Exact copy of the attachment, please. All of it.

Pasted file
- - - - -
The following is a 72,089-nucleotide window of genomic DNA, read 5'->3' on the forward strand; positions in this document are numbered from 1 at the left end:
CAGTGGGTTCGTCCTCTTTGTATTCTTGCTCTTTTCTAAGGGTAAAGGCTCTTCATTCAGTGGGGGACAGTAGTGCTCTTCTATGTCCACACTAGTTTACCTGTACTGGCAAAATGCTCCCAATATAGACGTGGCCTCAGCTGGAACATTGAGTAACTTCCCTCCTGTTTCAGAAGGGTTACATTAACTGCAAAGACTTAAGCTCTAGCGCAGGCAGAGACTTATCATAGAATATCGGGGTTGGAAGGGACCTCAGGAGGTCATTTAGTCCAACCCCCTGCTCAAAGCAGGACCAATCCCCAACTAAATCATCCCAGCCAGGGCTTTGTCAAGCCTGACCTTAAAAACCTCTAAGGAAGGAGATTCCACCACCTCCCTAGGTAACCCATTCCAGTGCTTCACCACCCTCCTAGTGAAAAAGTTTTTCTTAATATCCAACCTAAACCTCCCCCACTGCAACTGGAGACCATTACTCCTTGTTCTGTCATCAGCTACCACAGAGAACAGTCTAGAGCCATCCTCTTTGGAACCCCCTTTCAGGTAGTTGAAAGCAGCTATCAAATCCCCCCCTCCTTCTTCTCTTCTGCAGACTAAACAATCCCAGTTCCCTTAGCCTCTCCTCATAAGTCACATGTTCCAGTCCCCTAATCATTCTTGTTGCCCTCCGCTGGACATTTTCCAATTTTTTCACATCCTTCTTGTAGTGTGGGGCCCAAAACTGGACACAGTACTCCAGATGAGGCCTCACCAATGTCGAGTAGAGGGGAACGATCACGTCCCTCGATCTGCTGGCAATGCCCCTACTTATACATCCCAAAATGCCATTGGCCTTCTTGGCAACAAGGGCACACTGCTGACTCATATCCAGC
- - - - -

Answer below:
The following is a 72,089-nucleotide window of genomic DNA, read 5'->3' on the forward strand; positions in this document are numbered from 1 at the left end:
CAGTGGGTTCGTCCTCTTTGTATTCTTGCTCTTTTCTAAGGGTAAAGGCTCTTCATTCAGTGGGGGACAGTAGTGCTCTTCTATGTCCACACTAGTTTACCTGTACTGGCAAAATGCTCCCAATATAGACGTGGCCTCAGCTGGAACATTGAGTAACTTCCCTCCTGTTTCAGAAGGGTTACATTAACTGCAAAGACTTAAGCTCTAGCGCAGGCAGAGACTTATCATAGAATATCGGGGTTGGAAGGGACCTCAGGAGGTCATTTAGTCCAACCCCCTGCTCAAAGCAGGACCAATCCCCAACTAAATCATCCCAGCCAGGGCTTTGTCAAGCCTGACCTTAAAAACCTCTAAGGAAGGAGATTCCACCACCTCCCTAGGTAACCCATTCCAGTGCTTCACCACCCTCCTAGTGAAAAAGTTTTTCTTAATATCCAACCTAAACCTCCCCCACTGCAACTGGAGACCATTACTCCTTGTTCTGTCATCAGCTACCACAGAGAACAGTCTAGAGCCATCCTCTTTGGAACCCCCTTTCAGGTAGTTGAAAGCAGCTATCAAATCCCCCCCTCCTTCTTCTCTTCTGCAGACTAAACAATCCCAGTTCCCTTAGCCTCTCCTCATAAGTCACATGTTCCAGTCCCCTAATCATTCTTGTTGCCCTCCGCTGGACATTTTCCAATTTTTTCACATCCTTCTTGTAGTGTGGGGCCCAAAACTGGACACAGTACTCCAGATGAGGCCTCACCAATGTCGAGTAGAGGGGAACGATCACGTCCCTCGATCTGCTGGCAATGCCCCTACTTATACATCCCAAAATGCCATTGGCCTTCTTGGCAACAAGGGCACACTGCTGACTCATATCCAGC